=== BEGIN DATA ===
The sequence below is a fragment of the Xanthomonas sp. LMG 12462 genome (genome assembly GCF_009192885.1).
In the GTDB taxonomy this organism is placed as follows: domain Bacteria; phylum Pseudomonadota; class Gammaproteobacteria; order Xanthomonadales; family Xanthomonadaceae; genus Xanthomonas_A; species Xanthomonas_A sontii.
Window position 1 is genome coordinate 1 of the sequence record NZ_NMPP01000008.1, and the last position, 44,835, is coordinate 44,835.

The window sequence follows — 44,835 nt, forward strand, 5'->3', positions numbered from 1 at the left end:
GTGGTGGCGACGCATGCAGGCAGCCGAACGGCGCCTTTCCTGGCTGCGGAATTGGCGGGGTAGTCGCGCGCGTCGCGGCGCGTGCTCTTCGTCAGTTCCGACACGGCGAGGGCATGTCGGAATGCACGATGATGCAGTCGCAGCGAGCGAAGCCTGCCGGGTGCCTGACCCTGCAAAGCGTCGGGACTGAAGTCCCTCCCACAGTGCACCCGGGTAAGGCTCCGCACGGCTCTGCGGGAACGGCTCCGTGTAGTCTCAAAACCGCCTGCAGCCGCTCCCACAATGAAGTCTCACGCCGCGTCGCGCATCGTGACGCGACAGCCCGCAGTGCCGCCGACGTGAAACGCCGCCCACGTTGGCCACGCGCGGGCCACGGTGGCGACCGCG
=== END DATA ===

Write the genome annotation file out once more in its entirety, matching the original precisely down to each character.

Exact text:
The sequence below is a fragment of the Xanthomonas sp. LMG 12462 genome (genome assembly GCF_009192885.1).
In the GTDB taxonomy this organism is placed as follows: domain Bacteria; phylum Pseudomonadota; class Gammaproteobacteria; order Xanthomonadales; family Xanthomonadaceae; genus Xanthomonas_A; species Xanthomonas_A sontii.
Window position 1 is genome coordinate 1 of the sequence record NZ_NMPP01000008.1, and the last position, 44,835, is coordinate 44,835.

The window sequence follows — 44,835 nt, forward strand, 5'->3', positions numbered from 1 at the left end:
GTGGTGGCGACGCATGCAGGCAGCCGAACGGCGCCTTTCCTGGCTGCGGAATTGGCGGGGTAGTCGCGCGCGTCGCGGCGCGTGCTCTTCGTCAGTTCCGACACGGCGAGGGCATGTCGGAATGCACGATGATGCAGTCGCAGCGAGCGAAGCCTGCCGGGTGCCTGACCCTGCAAAGCGTCGGGACTGAAGTCCCTCCCACAGTGCACCCGGGTAAGGCTCCGCACGGCTCTGCGGGAACGGCTCCGTGTAGTCTCAAAACCGCCTGCAGCCGCTCCCACAATGAAGTCTCACGCCGCGTCGCGCATCGTGACGCGACAGCCCGCAGTGCCGCCGACGTGAAACGCCGCCCACGTTGGCCACGCGCGGGCCACGGTGGCGACCGCG